Point and 5-year period prevalence of neuropsychiatric symptoms in dementia: The Cache county study

Martin Steinberg, Huibo Shao, Peter Zandi, Constantine G. Lyketsos, Kathleen A. Welsh-Bohmer, Maria C. Norton, John C.S. Breitner, David C. Steffens, Jo Ann T. Tschanz, Kathleen Hayden, Cara Brewer, Tony Calvert, Michelle McCart, Tiffany Newman, Roxane Pfister, Nancy Sassano, Joslin Werstack, James Anthony, Erin Bigler, John BreitnerRon Brookmeyer, James Burke, Eric Christopher, Chris Corcoran, Jane Gagliardi, Robert Green, Kathleen Hayden, Michael Helms, Christine Hulette, Liz Klein, Carol Leslie, Constantine Lyketsos, Lawrence Mayer, John Morris, Ron Munger, Maria Norton, Chiadi Onyike, Truls Ostbye, Ron Petersen, Kathy Piercy, Carl Pieper, Brenda Plassman, Peter Rabins, Pritham Raj, Russell Ray, Linda Sanders, Ingmar Skoog, David Steffens, Martin Steinberg, Marty Toohill, Leslie Toone, Jeannette Townsend, Jo Ann Tschanz, Lauren Warren, Kathleen Welsh-Bohmer, Heidi Wengreen, Michael Williams, Bonita Wyse, Peter Zandi

Research output: Contribution to journalArticlepeer-review

373 Scopus citations

Abstract

Background: Neuropsychiatric symptoms are nearly universal in dementia, yet little is known about their longitudinal course in the community. Objective: To estimate point and 5-year period prevalence of neuropsychiatric symptoms in an incident sample of 408 dementia participants from the Cache County Study. Methods: The Neuropsychiatric Inventory assessed symptoms at baseline and at 1.5 years, 3.0 years, 4.1 years, and 5.3 years. Point prevalence, period prevalence and mean symptom severity at each time point were estimated. Results: Point prevalence for delusions was 18% at baseline and 34-38% during the last three visits; hallucinations, 10% at baseline and 19-24% subsequently; agitation/aggression fluctuated between 13% and 24%; depression 29% at baseline and 41-47% subsequently; apathy increased from 20% at baseline to 51% at 5.3 years; elation never rose above 1%; anxiety 14% at baseline and 24-32% subsequently; disinhibition fluctuated between 2% and 15%; irritability between 17% and 27%; aberrant motor behavior gradually increased from 7% at baseline to 29% at 5.3 years. Point prevalence for any symptom was 56% at baseline and 76-87% subsequently. Five-year period prevalence was greatest for depression (77%), apathy (71%), and anxiety (62%); lowest for elation (6%), and disinhibition (31%). Ninety-seven percent experienced at least one symptom. Symptom severity was consistently highest for apathy. Conclusions: Participants were most likely to develop depression, apathy, or anxiety, and least likely to develop elation or disinhibition. Give converging evidence that syndromal definitions may more accurately capture neuropsychiatric co-morbidity in dementia, future efforts to validate such syndromes are warranted.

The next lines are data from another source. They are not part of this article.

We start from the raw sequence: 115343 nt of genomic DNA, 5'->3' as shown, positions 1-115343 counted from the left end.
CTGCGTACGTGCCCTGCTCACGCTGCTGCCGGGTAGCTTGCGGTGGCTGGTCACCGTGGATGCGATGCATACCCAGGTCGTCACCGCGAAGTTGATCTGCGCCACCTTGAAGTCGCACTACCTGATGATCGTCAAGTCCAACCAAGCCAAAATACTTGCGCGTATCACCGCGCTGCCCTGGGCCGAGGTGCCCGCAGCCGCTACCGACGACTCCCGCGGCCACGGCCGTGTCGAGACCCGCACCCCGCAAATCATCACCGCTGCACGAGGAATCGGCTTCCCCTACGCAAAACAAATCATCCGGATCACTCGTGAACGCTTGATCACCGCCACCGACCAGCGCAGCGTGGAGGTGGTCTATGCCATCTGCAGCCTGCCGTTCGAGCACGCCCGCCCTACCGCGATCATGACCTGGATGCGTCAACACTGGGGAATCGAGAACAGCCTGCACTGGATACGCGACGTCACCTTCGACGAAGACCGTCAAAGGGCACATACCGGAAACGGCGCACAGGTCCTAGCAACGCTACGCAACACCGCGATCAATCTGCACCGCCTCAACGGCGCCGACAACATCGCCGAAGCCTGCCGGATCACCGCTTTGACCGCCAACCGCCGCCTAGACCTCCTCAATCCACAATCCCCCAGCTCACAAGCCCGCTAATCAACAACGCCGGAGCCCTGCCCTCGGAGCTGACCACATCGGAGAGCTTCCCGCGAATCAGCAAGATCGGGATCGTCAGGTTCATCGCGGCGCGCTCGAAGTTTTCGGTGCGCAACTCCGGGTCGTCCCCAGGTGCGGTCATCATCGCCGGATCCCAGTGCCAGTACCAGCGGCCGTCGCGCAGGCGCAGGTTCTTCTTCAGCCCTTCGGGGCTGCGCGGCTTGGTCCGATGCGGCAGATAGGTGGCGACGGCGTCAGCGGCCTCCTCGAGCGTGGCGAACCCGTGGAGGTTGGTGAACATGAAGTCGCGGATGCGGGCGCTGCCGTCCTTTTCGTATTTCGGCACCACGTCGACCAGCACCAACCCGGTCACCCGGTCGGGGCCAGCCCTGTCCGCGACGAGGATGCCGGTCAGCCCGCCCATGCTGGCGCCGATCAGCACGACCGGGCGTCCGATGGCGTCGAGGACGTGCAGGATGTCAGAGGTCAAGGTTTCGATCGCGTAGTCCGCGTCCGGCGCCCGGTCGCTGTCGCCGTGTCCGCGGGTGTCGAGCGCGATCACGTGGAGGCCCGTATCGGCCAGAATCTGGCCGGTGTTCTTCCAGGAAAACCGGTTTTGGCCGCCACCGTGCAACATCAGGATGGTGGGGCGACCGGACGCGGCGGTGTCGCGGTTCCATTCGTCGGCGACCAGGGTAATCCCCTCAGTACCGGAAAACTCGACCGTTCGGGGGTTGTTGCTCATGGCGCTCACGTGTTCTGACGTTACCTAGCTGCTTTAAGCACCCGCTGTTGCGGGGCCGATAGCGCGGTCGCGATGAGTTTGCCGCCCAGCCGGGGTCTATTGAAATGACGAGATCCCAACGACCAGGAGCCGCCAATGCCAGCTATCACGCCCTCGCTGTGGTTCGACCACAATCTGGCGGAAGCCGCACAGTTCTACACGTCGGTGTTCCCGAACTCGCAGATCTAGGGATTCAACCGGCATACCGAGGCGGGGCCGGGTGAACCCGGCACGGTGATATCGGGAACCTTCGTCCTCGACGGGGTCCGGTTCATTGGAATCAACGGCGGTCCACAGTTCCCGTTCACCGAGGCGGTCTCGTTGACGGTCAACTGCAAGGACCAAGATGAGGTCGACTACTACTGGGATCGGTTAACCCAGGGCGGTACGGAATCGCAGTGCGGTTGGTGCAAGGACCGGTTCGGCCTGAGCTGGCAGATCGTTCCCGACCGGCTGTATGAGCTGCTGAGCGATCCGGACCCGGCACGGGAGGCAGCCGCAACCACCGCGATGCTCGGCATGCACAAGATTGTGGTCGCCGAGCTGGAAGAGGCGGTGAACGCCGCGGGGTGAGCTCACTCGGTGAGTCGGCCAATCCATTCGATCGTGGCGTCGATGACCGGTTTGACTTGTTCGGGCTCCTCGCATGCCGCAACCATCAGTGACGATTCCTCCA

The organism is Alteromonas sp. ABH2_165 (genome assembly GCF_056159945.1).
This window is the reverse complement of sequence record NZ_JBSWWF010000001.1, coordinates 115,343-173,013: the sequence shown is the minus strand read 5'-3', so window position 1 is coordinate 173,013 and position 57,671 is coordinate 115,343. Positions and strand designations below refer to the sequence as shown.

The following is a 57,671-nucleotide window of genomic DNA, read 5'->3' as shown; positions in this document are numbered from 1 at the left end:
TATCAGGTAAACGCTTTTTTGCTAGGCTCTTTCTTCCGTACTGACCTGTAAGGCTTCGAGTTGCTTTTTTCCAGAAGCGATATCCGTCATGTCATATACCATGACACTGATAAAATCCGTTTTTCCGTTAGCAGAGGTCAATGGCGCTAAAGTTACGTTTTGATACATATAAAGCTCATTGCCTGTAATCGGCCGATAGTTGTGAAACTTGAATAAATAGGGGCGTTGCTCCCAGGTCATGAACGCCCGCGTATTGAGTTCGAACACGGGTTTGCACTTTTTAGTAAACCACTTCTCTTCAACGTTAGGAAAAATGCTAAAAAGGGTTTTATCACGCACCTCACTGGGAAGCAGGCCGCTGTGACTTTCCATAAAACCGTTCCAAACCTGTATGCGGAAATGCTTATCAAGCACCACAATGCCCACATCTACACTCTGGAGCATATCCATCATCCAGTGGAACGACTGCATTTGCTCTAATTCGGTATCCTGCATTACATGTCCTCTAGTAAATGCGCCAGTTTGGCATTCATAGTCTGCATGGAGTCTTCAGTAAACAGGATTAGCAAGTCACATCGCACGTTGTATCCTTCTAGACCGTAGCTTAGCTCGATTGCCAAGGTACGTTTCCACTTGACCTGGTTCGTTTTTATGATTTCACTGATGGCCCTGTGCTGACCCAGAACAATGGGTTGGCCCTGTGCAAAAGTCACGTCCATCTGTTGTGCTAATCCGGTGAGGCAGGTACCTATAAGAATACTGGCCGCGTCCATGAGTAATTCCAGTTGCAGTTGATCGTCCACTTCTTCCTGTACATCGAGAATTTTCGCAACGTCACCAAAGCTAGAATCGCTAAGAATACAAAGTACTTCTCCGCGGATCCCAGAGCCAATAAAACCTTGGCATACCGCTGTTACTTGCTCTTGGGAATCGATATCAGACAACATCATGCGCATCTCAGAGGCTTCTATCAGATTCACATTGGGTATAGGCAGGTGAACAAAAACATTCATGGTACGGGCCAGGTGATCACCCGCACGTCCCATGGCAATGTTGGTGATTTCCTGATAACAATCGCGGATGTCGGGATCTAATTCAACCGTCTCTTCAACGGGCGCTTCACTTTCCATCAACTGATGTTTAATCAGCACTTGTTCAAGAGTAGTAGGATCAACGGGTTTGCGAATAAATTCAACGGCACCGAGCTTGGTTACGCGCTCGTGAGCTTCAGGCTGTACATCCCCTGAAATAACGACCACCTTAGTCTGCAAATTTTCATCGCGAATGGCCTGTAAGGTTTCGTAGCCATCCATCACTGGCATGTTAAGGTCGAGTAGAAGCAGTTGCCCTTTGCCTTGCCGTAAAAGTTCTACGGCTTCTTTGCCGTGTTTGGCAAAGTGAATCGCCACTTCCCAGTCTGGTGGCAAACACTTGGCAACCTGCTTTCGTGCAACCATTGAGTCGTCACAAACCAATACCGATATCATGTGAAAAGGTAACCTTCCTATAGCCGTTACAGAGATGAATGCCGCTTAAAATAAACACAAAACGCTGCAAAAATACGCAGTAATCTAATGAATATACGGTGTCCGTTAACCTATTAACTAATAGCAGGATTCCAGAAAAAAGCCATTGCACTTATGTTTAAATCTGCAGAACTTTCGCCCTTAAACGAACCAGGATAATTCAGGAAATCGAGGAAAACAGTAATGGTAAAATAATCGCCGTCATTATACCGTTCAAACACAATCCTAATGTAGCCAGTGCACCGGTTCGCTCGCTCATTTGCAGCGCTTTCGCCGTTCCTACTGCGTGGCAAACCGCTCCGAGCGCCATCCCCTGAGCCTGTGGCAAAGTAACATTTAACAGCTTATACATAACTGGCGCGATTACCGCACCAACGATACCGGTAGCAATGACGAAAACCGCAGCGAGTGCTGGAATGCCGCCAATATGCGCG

Original languageEnglish (US)
Pages (from-to)170-177
Number of pages8
JournalInternational Journal of Geriatric Psychiatry
Volume23
Issue number2
DOIs
StatePublished - Feb 2008

Keywords

  • Dementia
  • Neuropsychiatric
  • Prevalence

ASJC Scopus subject areas

  • Geriatrics and Gerontology
  • Psychiatry and Mental health

Fingerprint Dive into the research topics of 'Point and 5-year period prevalence of neuropsychiatric symptoms in dementia: The Cache county study'. Together they form a unique fingerprint.

Cite this